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The Jewish Press: Bus Driver Waited Patiently for Passenger Who Was Removing Missionary Posters
David Israel - 16 Heshvan 5778 – November 5, 2017
The dissemination of missionary materials is illegal in Israel, but the country still experiences waves of this contraband content, most recently at the Savidor Central Train Station in Tel Aviv, according to a resident of Tel Aviv who reported it to Hakol Hayehudi.
The Jewish woman approached a bus station adjacent to the train terminal when she noticed missionary posters and pamphlets, and immediately began removing them and collecting the booklets.
But then her bus entered the stop’s bay and she had to stop and board the bus – when the driver, who had noticed her actions, turned to her and asked: “Is this missionary material?”
When she answered in the affirmative, the driver asked her to exit and continue the work of removing the material, and waited for her to finish.
“It was heartwarming to see the Jewish sentiment waking up against the missionaries,” the woman told Hakol Hayehudi.
Esser Agaroth (2¢):
While David Israel properly points out that Christian missionary activity is a problem in Israel, he incorrectly states that...
"The dissemination of missionary materials is illegal in Israel, but the country still experiences waves of this contraband content..."Missionary activity in NOT illegal, according to the laws of the State of Israel, with a couple of exceptions, and is stated in the original Hakol HaYehudi article in Hebrew which Israel cites:
מדינת ישראל ממשיכה להיות כר פורה לפעילות מסיונרית של כתות נוצריות שונות, וזאת עקב הפרצות בחוק שאינן אוסרות פעילות מסיונרית אלא כשידול קטינים או שידול עבור כסף או טובות הנאה.
The State of Israel continues to be fertile ground for the missionary activity of various Christian sects, due to breaches in the law that do not prohibit missionary activity, except as solicitation of minors or solicitation for money or favors. (Fixed Google Translation)HaKol HaYehudi's use of the word "breaches" is in criticism of the law, not in reference to the Christians' violations of the law. As far as can be told, these Christians were not violating State Law, only Torah Law. And we all should know by now how exactly the State regards Torah Law.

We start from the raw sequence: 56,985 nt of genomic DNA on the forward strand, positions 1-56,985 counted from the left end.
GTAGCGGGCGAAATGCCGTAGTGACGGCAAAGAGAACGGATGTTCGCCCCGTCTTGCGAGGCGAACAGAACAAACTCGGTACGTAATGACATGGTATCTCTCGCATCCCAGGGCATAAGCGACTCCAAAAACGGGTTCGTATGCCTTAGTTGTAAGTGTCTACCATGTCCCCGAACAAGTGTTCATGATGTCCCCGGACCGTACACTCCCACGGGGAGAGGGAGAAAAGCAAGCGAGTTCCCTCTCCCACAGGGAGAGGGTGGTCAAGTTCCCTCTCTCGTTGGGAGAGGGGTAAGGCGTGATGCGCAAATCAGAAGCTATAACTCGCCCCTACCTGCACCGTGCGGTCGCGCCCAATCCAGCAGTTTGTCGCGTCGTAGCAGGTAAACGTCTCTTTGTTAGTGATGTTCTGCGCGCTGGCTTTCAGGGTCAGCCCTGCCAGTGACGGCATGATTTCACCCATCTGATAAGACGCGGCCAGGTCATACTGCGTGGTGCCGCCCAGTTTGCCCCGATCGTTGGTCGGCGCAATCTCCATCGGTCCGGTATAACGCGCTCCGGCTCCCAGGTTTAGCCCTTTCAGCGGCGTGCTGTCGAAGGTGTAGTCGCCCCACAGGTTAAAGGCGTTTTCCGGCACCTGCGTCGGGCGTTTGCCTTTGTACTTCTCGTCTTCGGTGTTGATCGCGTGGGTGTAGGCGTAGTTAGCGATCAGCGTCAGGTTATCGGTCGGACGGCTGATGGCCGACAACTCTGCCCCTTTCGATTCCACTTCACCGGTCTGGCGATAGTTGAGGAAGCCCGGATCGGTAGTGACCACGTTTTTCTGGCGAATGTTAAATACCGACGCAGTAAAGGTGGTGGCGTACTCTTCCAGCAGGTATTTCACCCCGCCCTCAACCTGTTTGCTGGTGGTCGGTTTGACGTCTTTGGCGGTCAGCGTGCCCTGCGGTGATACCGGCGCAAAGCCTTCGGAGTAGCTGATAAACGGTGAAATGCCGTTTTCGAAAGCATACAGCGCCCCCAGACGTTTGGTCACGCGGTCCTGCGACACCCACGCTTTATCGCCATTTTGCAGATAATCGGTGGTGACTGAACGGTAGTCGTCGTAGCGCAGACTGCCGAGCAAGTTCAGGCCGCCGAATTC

Even the left-wing, formerly a reliable ally in the fight against Christian missionaries, has adopted the attitude of "democratic freedom of religious expression." This attitude appears to have developed from the belief that if the State of Israel legislates against one group's beliefs, the left's secular and Torah-distorting elements could be the State's next targets, not to mention the beliefs of the foreign workers and fake refugees that Left has been filling the Land with.
I believe that the seeds of this attitude were planted by Christian activists themselves. I am sure that al the money they throw around in Israel didn't hurt their influence either.
But, I digress...
No one is perfect. We all make mistakes. However, suggesting that the State of Israel deserves credit for maintaining a sound and very important law, which in reality, it does not, misleads your readers into giving credit when it is not deserved.
And so, I ask The Jewish Press to issue a correction, or provide a reference to Israeli State Law legal, demonstrating that I have erred.
(Did the Knesset actually do something right by repairing this travesty, while I wasn't paying attention? I sincerely doubt it.)
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